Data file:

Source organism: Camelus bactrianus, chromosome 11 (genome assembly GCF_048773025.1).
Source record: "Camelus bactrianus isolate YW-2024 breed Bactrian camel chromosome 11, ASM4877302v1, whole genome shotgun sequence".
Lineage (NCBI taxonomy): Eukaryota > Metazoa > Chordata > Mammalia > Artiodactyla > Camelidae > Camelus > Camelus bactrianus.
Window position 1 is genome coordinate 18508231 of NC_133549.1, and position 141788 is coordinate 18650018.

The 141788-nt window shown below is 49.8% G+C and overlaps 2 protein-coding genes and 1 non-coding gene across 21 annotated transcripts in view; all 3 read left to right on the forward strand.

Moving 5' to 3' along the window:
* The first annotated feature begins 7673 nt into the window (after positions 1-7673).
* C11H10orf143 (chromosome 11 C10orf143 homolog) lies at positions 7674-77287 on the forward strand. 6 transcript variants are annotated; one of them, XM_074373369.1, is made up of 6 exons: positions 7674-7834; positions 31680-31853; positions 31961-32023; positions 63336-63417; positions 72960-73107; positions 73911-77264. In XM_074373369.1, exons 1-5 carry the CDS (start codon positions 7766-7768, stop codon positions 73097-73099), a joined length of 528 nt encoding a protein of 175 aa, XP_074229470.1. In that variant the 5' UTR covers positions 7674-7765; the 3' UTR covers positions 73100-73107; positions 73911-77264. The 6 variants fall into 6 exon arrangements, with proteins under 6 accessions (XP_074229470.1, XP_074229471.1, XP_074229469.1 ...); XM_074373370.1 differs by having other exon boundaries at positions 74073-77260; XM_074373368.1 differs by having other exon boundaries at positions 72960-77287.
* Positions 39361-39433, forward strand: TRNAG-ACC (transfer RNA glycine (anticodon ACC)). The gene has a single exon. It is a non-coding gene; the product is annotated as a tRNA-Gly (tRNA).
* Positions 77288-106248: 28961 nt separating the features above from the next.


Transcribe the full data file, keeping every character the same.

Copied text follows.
Source organism: Camelus bactrianus, chromosome 11 (genome assembly GCF_048773025.1).
Source record: "Camelus bactrianus isolate YW-2024 breed Bactrian camel chromosome 11, ASM4877302v1, whole genome shotgun sequence".
Lineage (NCBI taxonomy): Eukaryota > Metazoa > Chordata > Mammalia > Artiodactyla > Camelidae > Camelus > Camelus bactrianus.
Window position 1 is genome coordinate 18508231 of NC_133549.1, and position 141788 is coordinate 18650018.

The 141788-nt window shown below is 49.8% G+C and overlaps 2 protein-coding genes and 1 non-coding gene across 21 annotated transcripts in view; all 3 read left to right on the forward strand.

Moving 5' to 3' along the window:
* The first annotated feature begins 7673 nt into the window (after positions 1-7673).
* C11H10orf143 (chromosome 11 C10orf143 homolog) lies at positions 7674-77287 on the forward strand. 6 transcript variants are annotated; one of them, XM_074373369.1, is made up of 6 exons: positions 7674-7834; positions 31680-31853; positions 31961-32023; positions 63336-63417; positions 72960-73107; positions 73911-77264. In XM_074373369.1, exons 1-5 carry the CDS (start codon positions 7766-7768, stop codon positions 73097-73099), a joined length of 528 nt encoding a protein of 175 aa, XP_074229470.1. In that variant the 5' UTR covers positions 7674-7765; the 3' UTR covers positions 73100-73107; positions 73911-77264. The 6 variants fall into 6 exon arrangements, with proteins under 6 accessions (XP_074229470.1, XP_074229471.1, XP_074229469.1 ...); XM_074373370.1 differs by having other exon boundaries at positions 74073-77260; XM_074373368.1 differs by having other exon boundaries at positions 72960-77287.
* Positions 39361-39433, forward strand: TRNAG-ACC (transfer RNA glycine (anticodon ACC)). The gene has a single exon. It is a non-coding gene; the product is annotated as a tRNA-Gly (tRNA).
* Positions 77288-106248: 28961 nt separating the features above from the next.